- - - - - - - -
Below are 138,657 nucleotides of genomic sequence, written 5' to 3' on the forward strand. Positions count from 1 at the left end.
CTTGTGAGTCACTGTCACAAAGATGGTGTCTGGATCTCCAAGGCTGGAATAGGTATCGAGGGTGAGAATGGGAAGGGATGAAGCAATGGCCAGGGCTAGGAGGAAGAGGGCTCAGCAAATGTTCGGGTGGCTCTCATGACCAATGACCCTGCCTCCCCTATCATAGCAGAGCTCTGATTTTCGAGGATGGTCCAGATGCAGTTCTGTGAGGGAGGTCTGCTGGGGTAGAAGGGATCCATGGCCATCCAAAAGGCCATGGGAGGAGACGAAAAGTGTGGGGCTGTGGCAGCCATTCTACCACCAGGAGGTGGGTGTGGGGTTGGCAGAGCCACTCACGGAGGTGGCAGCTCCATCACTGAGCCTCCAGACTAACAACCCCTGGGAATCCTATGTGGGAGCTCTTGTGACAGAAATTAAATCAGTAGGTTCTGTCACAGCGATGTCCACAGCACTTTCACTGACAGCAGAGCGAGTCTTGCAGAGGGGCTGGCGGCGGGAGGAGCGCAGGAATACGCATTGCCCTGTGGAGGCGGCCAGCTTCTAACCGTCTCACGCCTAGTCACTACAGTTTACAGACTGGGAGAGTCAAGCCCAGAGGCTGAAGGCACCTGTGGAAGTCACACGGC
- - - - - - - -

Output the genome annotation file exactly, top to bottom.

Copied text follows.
Below are 138,657 nucleotides of genomic sequence, written 5' to 3' on the forward strand. Positions count from 1 at the left end.
CTTGTGAGTCACTGTCACAAAGATGGTGTCTGGATCTCCAAGGCTGGAATAGGTATCGAGGGTGAGAATGGGAAGGGATGAAGCAATGGCCAGGGCTAGGAGGAAGAGGGCTCAGCAAATGTTCGGGTGGCTCTCATGACCAATGACCCTGCCTCCCCTATCATAGCAGAGCTCTGATTTTCGAGGATGGTCCAGATGCAGTTCTGTGAGGGAGGTCTGCTGGGGTAGAAGGGATCCATGGCCATCCAAAAGGCCATGGGAGGAGACGAAAAGTGTGGGGCTGTGGCAGCCATTCTACCACCAGGAGGTGGGTGTGGGGTTGGCAGAGCCACTCACGGAGGTGGCAGCTCCATCACTGAGCCTCCAGACTAACAACCCCTGGGAATCCTATGTGGGAGCTCTTGTGACAGAAATTAAATCAGTAGGTTCTGTCACAGCGATGTCCACAGCACTTTCACTGACAGCAGAGCGAGTCTTGCAGAGGGGCTGGCGGCGGGAGGAGCGCAGGAATACGCATTGCCCTGTGGAGGCGGCCAGCTTCTAACCGTCTCACGCCTAGTCACTACAGTTTACAGACTGGGAGAGTCAAGCCCAGAGGCTGAAGGCACCTGTGGAAGTCACACGGC